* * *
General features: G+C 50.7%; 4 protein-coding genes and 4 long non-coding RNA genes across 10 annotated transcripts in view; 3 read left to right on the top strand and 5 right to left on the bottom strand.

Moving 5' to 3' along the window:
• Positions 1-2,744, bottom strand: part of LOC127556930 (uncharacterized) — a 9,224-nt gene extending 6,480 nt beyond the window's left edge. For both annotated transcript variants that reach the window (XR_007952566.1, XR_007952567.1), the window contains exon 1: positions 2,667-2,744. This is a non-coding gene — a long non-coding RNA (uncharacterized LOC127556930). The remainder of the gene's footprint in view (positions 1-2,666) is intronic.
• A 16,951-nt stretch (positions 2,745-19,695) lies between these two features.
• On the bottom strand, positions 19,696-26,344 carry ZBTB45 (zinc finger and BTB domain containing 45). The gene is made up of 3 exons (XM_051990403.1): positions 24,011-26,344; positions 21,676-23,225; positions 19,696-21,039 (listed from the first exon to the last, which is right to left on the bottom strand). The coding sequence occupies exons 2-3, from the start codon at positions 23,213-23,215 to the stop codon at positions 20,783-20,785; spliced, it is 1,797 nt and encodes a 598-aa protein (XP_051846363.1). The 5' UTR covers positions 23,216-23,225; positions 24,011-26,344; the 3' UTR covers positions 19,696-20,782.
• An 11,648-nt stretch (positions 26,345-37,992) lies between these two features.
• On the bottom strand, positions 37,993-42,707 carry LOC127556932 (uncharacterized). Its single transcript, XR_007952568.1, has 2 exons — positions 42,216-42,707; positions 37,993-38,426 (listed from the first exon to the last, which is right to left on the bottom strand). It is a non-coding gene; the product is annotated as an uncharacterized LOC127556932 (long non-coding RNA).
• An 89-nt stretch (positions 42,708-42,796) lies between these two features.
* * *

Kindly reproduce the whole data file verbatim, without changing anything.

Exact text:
General features: G+C 50.7%; 4 protein-coding genes and 4 long non-coding RNA genes across 10 annotated transcripts in view; 3 read left to right on the top strand and 5 right to left on the bottom strand.

Moving 5' to 3' along the window:
• Positions 1-2,744, bottom strand: part of LOC127556930 (uncharacterized) — a 9,224-nt gene extending 6,480 nt beyond the window's left edge. For both annotated transcript variants that reach the window (XR_007952566.1, XR_007952567.1), the window contains exon 1: positions 2,667-2,744. This is a non-coding gene — a long non-coding RNA (uncharacterized LOC127556930). The remainder of the gene's footprint in view (positions 1-2,666) is intronic.
• A 16,951-nt stretch (positions 2,745-19,695) lies between these two features.
• On the bottom strand, positions 19,696-26,344 carry ZBTB45 (zinc finger and BTB domain containing 45). The gene is made up of 3 exons (XM_051990403.1): positions 24,011-26,344; positions 21,676-23,225; positions 19,696-21,039 (listed from the first exon to the last, which is right to left on the bottom strand). The coding sequence occupies exons 2-3, from the start codon at positions 23,213-23,215 to the stop codon at positions 20,783-20,785; spliced, it is 1,797 nt and encodes a 598-aa protein (XP_051846363.1). The 5' UTR covers positions 23,216-23,225; positions 24,011-26,344; the 3' UTR covers positions 19,696-20,782.
• An 11,648-nt stretch (positions 26,345-37,992) lies between these two features.
• On the bottom strand, positions 37,993-42,707 carry LOC127556932 (uncharacterized). Its single transcript, XR_007952568.1, has 2 exons — positions 42,216-42,707; positions 37,993-38,426 (listed from the first exon to the last, which is right to left on the bottom strand). It is a non-coding gene; the product is annotated as an uncharacterized LOC127556932 (long non-coding RNA).
• An 89-nt stretch (positions 42,708-42,796) lies between these two features.